Third Cranial Nerve Lesions

  • oculomotor nerve
  • innervates: superior rectus, inferior rectus, medial rectus, inferior oblique, levator palpebrae, cillary muscle and iris sphincter


  • “down and out” – because of antagonism of the trochlear nerve (superior oblique) and abducens nerve (lateral rectus)
  • ptosis – weakness of levator palpebrae
  • diplopia + strabismus – unable to maintain normal alignment when looking straight ahead
  • dilated, fixed pupil (anisocoria) + blurred vision – parasympathetic fibres originate from the Edinger-Westphal subnucleus of IIIrd nerve complex

ANATOMICAL BASIS (causes of IIIrd nerve dysfunction)

Nuclear Portion

  • column shaped
  • either side of the midbrain tegmentum
  • pathological causes: infarction, haemorrhage, neoplasm, abscess

Fascicular Midbrain Portion

  • courses ventrally
  • passes through the red nucleus
  • emerges from the medial aspect of the cerebral peduncle
  • pathological causes: infarction, haemorrhage, neoplasm, abscess

Fascicular Subarachnoid Portion

  • nerve runs in the subarachnoid space anterior to the midbrain and in close proximity to the posterior communicating artery
  • pathological causes: aneurysm, meningitis, meningeal infiltration, ophthalmoplegic migraine, compression from ipsilateral or mass effect (uncal herniation)

Fascicular Cavernous Sinus Portion

  • the nerve runs through the lateral wall of the cavernous sinus
  • it enters the sinus just above the petroclinoid ligament and inferior to the interclinoid ligament
  • pathological causes: tumour, pituitary apoplexy/infarction, vascular (giant intracavernous aneurysm, carotid artery-cavernous sinus fistula, cavernous sinus thrombosis), ischaemia, inflammatory (Tolosa-Hunt Syndrome)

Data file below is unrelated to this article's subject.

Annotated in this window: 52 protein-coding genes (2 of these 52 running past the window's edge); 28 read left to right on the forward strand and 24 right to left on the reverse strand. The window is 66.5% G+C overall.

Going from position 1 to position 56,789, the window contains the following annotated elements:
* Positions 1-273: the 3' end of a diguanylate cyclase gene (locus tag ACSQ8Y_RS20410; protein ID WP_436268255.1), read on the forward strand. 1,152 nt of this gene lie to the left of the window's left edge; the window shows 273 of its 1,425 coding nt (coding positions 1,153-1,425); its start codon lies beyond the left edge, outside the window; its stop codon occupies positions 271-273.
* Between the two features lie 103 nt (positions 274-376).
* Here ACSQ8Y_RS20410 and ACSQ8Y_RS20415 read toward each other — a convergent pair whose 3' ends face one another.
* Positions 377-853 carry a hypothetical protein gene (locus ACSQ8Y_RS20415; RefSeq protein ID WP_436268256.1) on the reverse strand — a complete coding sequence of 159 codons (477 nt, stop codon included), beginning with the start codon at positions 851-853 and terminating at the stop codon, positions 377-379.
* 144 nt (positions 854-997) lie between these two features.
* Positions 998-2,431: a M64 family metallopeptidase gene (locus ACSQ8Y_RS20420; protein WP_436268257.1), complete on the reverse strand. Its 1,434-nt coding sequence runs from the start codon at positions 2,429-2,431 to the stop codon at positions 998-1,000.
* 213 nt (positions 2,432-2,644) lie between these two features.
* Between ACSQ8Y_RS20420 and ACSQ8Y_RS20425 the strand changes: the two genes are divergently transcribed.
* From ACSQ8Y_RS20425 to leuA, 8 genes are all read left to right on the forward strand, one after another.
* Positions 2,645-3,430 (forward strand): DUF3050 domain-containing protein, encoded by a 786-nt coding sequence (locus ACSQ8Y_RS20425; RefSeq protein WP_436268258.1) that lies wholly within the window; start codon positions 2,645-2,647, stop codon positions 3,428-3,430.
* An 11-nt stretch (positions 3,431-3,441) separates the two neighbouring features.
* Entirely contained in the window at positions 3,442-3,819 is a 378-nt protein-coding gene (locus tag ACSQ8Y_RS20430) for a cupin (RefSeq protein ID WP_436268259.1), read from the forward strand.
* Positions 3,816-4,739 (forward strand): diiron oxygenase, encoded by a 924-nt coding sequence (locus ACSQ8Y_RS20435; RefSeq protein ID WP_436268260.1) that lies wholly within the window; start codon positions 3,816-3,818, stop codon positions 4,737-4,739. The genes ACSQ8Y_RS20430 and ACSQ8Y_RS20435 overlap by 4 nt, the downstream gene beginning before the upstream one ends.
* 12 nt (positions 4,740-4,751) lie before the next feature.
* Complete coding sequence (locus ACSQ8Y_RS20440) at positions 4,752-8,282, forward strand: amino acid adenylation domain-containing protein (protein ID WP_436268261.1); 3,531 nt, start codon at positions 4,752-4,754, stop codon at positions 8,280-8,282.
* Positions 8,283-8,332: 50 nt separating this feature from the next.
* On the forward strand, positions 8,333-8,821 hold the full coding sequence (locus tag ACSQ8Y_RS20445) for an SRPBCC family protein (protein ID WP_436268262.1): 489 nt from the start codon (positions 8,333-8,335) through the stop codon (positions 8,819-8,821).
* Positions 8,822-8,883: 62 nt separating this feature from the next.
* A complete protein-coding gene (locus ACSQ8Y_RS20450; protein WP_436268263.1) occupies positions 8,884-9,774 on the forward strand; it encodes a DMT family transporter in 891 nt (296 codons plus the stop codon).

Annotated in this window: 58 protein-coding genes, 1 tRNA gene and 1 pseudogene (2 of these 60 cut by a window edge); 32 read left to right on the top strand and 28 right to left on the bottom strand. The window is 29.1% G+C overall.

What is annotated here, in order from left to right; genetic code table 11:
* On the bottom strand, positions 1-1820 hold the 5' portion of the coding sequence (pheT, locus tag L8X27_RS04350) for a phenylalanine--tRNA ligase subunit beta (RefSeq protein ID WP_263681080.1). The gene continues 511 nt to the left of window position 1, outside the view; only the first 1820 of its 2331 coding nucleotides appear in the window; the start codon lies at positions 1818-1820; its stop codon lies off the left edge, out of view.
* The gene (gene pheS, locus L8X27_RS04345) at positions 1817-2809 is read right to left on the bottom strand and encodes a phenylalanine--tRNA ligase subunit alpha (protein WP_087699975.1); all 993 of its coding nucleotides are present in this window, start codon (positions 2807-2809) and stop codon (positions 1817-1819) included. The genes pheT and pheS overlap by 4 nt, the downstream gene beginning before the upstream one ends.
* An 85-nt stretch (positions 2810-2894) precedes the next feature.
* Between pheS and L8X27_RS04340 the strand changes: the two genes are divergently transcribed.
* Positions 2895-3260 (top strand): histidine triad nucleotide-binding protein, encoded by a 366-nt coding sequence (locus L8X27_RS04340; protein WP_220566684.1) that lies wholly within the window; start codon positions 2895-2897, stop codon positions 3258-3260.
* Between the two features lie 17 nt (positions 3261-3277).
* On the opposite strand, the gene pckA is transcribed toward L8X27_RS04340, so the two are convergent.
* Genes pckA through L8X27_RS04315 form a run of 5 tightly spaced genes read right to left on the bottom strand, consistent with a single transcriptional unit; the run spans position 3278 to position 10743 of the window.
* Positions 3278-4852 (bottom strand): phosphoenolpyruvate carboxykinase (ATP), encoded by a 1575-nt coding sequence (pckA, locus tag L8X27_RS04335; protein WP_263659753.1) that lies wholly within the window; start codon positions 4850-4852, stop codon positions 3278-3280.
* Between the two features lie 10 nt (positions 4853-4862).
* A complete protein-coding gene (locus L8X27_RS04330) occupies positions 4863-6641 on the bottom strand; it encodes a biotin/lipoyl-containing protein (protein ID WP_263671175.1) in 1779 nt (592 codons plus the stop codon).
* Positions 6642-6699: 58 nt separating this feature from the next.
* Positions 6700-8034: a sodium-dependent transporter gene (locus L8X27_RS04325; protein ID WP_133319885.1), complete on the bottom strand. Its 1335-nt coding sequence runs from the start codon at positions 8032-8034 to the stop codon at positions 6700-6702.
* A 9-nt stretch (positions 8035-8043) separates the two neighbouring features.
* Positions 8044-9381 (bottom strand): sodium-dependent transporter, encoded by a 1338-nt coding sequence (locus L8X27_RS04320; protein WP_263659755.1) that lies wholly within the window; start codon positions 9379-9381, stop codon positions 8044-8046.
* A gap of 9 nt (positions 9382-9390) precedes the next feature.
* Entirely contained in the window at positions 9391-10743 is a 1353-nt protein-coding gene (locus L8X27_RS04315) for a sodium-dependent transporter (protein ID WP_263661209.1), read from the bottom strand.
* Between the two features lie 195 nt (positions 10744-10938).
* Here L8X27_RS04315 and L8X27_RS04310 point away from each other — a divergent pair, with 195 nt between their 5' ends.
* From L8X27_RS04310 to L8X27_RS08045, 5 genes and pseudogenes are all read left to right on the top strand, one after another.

Fascicular Orbital Portion

  • it enters the orbit through the superior orbital fissure
  • it then branches into superior and inferior divisions
  • superior -> levator palpebrae and superior rectus
  • inferior -> innervates the rest
  • axons are mostly uncrossed with 2 exceptions (axons to levator palpebrae are from both sides, those for superior rectus come from the contralateral side)
  • pathological causes: inflammatory (orbital inflammatory pseudotumour), endocrine (thyroid orbitopathy), tumour (haemangioma, lymphoma)

References and Links

Text books and Journal articles


Social Media and Web Resources

CCC 700 6

Critical Care


Chris is an Intensivist and ECMO specialist at the Alfred ICU in Melbourne. He is also a Clinical Adjunct Associate Professor at Monash University. He is a co-founder of the Australia and New Zealand Clinician Educator Network (ANZCEN) and is the Lead for the ANZCEN Clinician Educator Incubator programme. He is on the Board of Directors for the Intensive Care Foundation and is a First Part Examiner for the College of Intensive Care Medicine. He is an internationally recognised Clinician Educator with a passion for helping clinicians learn and for improving the clinical performance of individuals and collectives.

After finishing his medical degree at the University of Auckland, he continued post-graduate training in New Zealand as well as Australia’s Northern Territory, Perth and Melbourne. He has completed fellowship training in both intensive care medicine and emergency medicine, as well as post-graduate training in biochemistry, clinical toxicology, clinical epidemiology, and health professional education.

He is actively involved in in using translational simulation to improve patient care and the design of processes and systems at Alfred Health. He coordinates the Alfred ICU’s education and simulation programmes and runs the unit’s education website, INTENSIVE.  He created the ‘Critically Ill Airway’ course and teaches on numerous courses around the world. He is one of the founders of the FOAM movement (Free Open-Access Medical education) and is co-creator of litfl.com, the RAGE podcast, the Resuscitology course, and the SMACC conference.

His one great achievement is being the father of three amazing children.

On Twitter, he is @precordialthump.

| INTENSIVE | RAGE | Resuscitology | SMACC

One comment

  1. recently saw a patient who had almost all the symptoms described here. Fascinating to see when body behaves almost as textbook.

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